But what if there was a graceful way out? What if early-stage founders in India could return investor capital and close down their startups without feeling like they had failed? We have precedence.
GoZoomo was a 2-year-old used-car marketplace having raised $7mn from investors like Elevation Partners (erstwhile SAIF Partners). In 2016, the founders decided to shut down and return capital (approx half of the capital raised) to investors. Despite several iterations, the founders realized that unit economics will never make sense, and looking at the data they took the tough call to shut it down. All the employees got seven weeks of pay as severance and help with landing other jobs.
“The right thing to do is to treat the capital respectfully and deploy it where there is a better chance to create huge value. We tried to build a fast-scaleable business, but realized that the business model does not work. So it is better that this capital gets deployed elsewhere instead of us hoarding it and hoping that something good happens.”
GoZoomo CEO and co-founder Arnav Kumar told Tech in Asia.
Earning respect & credibility
“The startup journey is very, very hard. The entrepreneur takes a lot of risk and puts his life at stake by picking up entrepreneurship. During that stage, he is fighting all kinds of odds to survive and win. So it takes a lot of emotional and intellectual maturity on the part of the founder to take a decision like this. “This is probably the first time an entrepreneur is announcing this kind of a decision. Typically, when something is failing, an entrepreneur would try to show that his company is being acquired, while internally the story might be totally different. But these guys are sharing a lot of things in a transparent manner and taking this mature decision of returning money.”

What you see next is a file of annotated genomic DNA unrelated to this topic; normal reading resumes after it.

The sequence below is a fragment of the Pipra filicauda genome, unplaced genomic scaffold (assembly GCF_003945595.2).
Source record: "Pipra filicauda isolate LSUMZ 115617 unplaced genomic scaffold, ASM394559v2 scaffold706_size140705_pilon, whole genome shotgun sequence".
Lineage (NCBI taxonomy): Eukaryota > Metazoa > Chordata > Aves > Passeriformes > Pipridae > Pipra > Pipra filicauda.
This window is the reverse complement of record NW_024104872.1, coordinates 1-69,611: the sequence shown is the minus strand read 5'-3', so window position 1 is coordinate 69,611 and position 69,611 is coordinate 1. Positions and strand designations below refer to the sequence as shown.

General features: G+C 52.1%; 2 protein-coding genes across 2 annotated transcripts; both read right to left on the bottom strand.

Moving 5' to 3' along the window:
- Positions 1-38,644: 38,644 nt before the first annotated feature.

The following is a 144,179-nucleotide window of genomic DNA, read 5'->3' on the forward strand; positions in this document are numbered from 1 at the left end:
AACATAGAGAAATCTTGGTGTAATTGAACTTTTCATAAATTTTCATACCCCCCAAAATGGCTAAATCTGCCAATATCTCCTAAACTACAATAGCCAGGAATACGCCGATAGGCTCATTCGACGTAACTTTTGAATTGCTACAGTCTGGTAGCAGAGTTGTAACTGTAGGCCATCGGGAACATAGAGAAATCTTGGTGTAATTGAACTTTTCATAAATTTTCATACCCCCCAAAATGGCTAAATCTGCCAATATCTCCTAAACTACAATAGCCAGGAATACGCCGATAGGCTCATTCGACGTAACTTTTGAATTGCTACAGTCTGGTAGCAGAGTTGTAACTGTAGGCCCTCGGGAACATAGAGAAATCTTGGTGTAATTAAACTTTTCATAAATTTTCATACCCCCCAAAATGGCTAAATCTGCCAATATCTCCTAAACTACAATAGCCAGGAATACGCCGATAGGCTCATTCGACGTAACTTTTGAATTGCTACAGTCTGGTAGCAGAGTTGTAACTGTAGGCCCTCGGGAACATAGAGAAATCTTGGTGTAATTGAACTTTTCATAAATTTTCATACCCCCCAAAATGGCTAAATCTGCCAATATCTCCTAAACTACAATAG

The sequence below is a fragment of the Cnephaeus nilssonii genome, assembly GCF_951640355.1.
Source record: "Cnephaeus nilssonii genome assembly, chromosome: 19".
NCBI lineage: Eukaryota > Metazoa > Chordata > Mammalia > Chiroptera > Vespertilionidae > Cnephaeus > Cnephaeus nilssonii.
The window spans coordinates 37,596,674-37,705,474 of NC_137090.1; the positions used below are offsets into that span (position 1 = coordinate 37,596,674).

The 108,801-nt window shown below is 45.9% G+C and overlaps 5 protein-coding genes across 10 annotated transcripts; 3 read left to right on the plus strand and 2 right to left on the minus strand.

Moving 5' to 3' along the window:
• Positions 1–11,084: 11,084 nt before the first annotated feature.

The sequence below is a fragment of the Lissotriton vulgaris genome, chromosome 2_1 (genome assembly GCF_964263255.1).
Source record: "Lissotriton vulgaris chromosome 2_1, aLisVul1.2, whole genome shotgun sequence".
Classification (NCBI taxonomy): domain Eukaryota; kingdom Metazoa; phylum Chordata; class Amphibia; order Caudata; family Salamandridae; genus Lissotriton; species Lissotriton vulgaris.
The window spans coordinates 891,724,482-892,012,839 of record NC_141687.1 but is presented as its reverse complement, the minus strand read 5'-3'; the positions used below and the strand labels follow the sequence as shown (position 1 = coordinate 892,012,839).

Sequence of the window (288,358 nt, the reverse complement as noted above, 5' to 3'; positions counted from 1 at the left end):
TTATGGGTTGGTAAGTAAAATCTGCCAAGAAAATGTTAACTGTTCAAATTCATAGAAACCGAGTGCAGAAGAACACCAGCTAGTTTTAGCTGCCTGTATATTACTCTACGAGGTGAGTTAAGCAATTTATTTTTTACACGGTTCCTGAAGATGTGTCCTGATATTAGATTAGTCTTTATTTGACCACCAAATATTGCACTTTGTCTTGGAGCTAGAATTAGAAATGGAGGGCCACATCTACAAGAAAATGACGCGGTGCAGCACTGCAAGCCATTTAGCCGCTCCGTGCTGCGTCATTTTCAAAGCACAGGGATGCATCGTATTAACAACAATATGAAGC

Alok Goel, MD of Saif Partners.
In Jan 2022, Protonn shut down and returned capital to its investors. Protonn was a software to help freelancers build an online business in minutes. It raised $9m from a clutch of investors like Matrix Partners, 021 Capital, Binny Bansal, Kunal Shah etc. The company could not find the right product-market fit and the founders did not agree to pivot its business model.